2 min read

Chrome out of control breaking the web

Chrome out of control breaking the web

Standards, who needs them?
Google Chrome certainly doesn't..

It is blatently obvious Google's disdain of w3c, web developers, and just simple web users expecting sites they visist to continue to work while they upgrade browsers to stay secure.

Yes, disdane, Google proves their superiority complex knows no bound when they call breaking the web an intervention like its justified, basically we all want it but not realise.

Back in July 2016 I wrote about a new feature called "Passive Event Listeners" that were an optional opt-in nice new feature to speed up your web pages but it was woefully immature riddled with implementation problems and gotcha's.

A year later and without fixing any of the usability or breaking changes, Google see's fit to make the feature on by default.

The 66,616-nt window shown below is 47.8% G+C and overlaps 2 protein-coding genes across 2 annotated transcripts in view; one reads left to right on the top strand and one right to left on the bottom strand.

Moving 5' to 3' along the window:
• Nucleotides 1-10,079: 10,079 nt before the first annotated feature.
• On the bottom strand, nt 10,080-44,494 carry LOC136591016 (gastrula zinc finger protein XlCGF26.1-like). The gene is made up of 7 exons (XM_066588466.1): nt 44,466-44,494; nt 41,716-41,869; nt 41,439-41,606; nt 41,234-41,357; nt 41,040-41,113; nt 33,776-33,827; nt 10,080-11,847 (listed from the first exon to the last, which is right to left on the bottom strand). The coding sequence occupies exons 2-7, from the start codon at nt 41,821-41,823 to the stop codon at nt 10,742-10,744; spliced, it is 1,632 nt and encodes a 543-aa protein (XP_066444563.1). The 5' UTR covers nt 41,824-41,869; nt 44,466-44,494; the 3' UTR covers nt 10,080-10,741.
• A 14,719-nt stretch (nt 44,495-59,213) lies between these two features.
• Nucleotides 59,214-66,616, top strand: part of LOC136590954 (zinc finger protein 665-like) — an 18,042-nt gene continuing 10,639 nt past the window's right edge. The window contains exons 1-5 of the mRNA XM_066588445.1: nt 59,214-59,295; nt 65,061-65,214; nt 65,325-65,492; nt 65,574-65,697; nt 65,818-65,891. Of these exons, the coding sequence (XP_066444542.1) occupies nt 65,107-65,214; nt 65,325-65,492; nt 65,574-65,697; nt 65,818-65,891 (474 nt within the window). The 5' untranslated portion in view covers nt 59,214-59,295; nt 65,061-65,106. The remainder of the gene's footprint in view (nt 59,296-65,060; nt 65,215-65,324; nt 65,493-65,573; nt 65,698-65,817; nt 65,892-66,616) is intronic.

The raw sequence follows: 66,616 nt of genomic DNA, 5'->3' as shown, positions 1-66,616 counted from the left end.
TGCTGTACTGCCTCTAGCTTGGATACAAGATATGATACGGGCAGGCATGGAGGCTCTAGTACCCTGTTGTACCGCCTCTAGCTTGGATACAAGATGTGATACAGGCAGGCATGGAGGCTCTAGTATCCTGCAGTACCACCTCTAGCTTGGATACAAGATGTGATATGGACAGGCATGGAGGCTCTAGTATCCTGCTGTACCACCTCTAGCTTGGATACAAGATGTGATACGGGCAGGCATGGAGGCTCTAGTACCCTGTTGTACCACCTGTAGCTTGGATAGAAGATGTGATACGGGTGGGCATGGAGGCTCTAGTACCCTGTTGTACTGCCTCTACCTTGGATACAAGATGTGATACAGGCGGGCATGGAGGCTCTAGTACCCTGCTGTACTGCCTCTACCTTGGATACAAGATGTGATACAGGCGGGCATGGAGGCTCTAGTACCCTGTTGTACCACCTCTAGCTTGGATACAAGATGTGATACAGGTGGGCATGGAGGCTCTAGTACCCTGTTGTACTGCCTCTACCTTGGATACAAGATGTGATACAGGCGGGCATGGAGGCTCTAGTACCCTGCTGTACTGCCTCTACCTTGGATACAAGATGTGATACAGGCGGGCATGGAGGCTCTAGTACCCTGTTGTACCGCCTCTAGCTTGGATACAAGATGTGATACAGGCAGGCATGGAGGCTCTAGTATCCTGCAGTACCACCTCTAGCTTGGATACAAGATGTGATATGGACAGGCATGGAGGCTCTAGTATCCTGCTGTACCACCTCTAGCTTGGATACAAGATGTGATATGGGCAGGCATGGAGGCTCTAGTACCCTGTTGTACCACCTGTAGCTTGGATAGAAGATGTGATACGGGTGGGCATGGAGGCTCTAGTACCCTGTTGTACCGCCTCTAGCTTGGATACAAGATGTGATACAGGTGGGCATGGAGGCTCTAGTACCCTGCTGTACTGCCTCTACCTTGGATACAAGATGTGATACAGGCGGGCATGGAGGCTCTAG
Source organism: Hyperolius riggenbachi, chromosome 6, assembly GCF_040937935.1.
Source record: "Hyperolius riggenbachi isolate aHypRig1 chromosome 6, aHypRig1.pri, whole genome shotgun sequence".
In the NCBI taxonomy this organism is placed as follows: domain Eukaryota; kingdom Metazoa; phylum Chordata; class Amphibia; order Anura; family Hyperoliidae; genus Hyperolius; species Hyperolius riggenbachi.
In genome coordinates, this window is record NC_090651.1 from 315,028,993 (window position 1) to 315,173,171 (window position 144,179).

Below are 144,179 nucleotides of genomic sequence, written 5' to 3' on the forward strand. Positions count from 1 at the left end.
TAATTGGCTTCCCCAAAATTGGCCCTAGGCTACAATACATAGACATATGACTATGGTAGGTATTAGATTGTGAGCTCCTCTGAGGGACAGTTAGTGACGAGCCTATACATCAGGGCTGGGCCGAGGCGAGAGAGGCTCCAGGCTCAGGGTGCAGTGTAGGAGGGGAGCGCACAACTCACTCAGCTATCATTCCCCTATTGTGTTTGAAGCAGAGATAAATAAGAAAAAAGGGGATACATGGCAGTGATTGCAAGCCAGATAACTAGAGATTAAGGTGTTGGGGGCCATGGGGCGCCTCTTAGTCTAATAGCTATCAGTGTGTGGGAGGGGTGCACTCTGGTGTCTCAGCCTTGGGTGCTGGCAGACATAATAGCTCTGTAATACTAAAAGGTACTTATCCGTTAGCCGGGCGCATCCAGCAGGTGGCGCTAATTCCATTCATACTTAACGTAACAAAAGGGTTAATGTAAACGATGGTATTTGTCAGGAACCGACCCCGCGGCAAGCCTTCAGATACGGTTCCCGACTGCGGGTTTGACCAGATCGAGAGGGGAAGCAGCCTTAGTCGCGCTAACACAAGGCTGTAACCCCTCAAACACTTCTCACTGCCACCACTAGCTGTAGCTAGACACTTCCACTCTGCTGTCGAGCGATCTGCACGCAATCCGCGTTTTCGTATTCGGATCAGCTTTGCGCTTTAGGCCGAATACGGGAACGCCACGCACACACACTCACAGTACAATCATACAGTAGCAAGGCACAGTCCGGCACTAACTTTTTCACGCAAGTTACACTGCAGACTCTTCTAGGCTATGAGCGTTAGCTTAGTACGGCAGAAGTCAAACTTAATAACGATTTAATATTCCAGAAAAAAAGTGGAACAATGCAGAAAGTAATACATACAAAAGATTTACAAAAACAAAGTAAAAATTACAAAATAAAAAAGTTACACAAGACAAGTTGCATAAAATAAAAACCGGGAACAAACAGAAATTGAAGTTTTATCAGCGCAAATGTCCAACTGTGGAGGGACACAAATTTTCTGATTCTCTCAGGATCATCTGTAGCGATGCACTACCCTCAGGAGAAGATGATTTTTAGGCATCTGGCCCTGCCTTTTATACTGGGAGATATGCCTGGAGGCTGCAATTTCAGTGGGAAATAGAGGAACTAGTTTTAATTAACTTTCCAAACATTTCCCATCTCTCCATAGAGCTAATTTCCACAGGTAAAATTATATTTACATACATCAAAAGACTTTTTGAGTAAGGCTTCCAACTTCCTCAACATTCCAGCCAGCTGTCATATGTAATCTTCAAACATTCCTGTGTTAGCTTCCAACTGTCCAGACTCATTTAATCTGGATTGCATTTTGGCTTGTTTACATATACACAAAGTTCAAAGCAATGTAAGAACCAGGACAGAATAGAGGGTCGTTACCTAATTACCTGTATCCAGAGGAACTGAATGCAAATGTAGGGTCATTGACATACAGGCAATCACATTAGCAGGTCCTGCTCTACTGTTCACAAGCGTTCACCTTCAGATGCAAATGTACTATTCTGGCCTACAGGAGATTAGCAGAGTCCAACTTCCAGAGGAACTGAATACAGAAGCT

I know what you're thinking, no big deal right? Wrong, it's a huge deal, check this out.
To have a working web page that uses browser events (a core feature all sites use) We now need to;

  • Feature Detect a new native browser feature detection can be used
  • (no) Use a side-effect method of feature detection for browser events
  • If passive event is on, addEventListener 3rd argument is a dictionary
  • (no) passive events not available addEventListener 3rd argument is a flag for capture
  • Feature detection for defaultPrevented (try steps 1 and 2 above)
  • (no) freely use e.preventDefault() as we have for decades
  • (yes) e.preventDefault() is ignored when defaultPrevented is available, this is Chrome's intervention mode with forced use of passive event listeners enabled

Take that web developers!

Now what about other browsers like Firefox, IE, Edge, Safari, Mobile versions of each?

Now what about transpilers? You like TypeScript, CoffeeScript, React, Dart, [insert other transpiled to JavaScript source code here] right? Can you even support Chrome any more?

Transpilers alone give JavaScript the reputation of being more complex and high entry barrier then even Assembly or C. That's just transpilers alone that makes the entry barrier so high.. No one writes Prototypal JavaScript anymore, but if they did Browser vendors are now making the JavaScript ecosystem even more complex even for the lowest entry barrier then the most complex languages there is, not easier!

Is it a good time to abandon web development altogether?